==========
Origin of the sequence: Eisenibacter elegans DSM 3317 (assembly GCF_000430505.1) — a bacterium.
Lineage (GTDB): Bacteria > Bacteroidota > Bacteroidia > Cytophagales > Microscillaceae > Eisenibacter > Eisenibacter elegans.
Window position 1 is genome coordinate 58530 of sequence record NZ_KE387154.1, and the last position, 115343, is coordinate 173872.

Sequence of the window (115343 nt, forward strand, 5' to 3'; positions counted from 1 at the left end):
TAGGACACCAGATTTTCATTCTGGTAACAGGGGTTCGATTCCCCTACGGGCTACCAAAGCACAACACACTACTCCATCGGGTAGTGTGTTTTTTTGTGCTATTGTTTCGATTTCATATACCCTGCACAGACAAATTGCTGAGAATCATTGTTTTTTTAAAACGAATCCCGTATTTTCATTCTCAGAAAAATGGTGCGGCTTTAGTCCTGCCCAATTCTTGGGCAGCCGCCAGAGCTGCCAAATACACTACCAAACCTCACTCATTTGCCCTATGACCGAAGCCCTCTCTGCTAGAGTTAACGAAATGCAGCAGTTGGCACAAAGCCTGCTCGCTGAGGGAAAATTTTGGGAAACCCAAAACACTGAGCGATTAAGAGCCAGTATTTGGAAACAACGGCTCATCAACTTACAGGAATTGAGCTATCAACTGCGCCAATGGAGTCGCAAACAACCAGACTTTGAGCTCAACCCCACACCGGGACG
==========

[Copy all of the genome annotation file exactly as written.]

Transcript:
Origin of the sequence: Eisenibacter elegans DSM 3317 (assembly GCF_000430505.1) — a bacterium.
Lineage (GTDB): Bacteria > Bacteroidota > Bacteroidia > Cytophagales > Microscillaceae > Eisenibacter > Eisenibacter elegans.
Window position 1 is genome coordinate 58530 of sequence record NZ_KE387154.1, and the last position, 115343, is coordinate 173872.

Sequence of the window (115343 nt, forward strand, 5' to 3'; positions counted from 1 at the left end):
TAGGACACCAGATTTTCATTCTGGTAACAGGGGTTCGATTCCCCTACGGGCTACCAAAGCACAACACACTACTCCATCGGGTAGTGTGTTTTTTTGTGCTATTGTTTCGATTTCATATACCCTGCACAGACAAATTGCTGAGAATCATTGTTTTTTTAAAACGAATCCCGTATTTTCATTCTCAGAAAAATGGTGCGGCTTTAGTCCTGCCCAATTCTTGGGCAGCCGCCAGAGCTGCCAAATACACTACCAAACCTCACTCATTTGCCCTATGACCGAAGCCCTCTCTGCTAGAGTTAACGAAATGCAGCAGTTGGCACAAAGCCTGCTCGCTGAGGGAAAATTTTGGGAAACCCAAAACACTGAGCGATTAAGAGCCAGTATTTGGAAACAACGGCTCATCAACTTACAGGAATTGAGCTATCAACTGCGCCAATGGAGTCGCAAACAACCAGACTTTGAGCTCAACCCCACACCGGGACG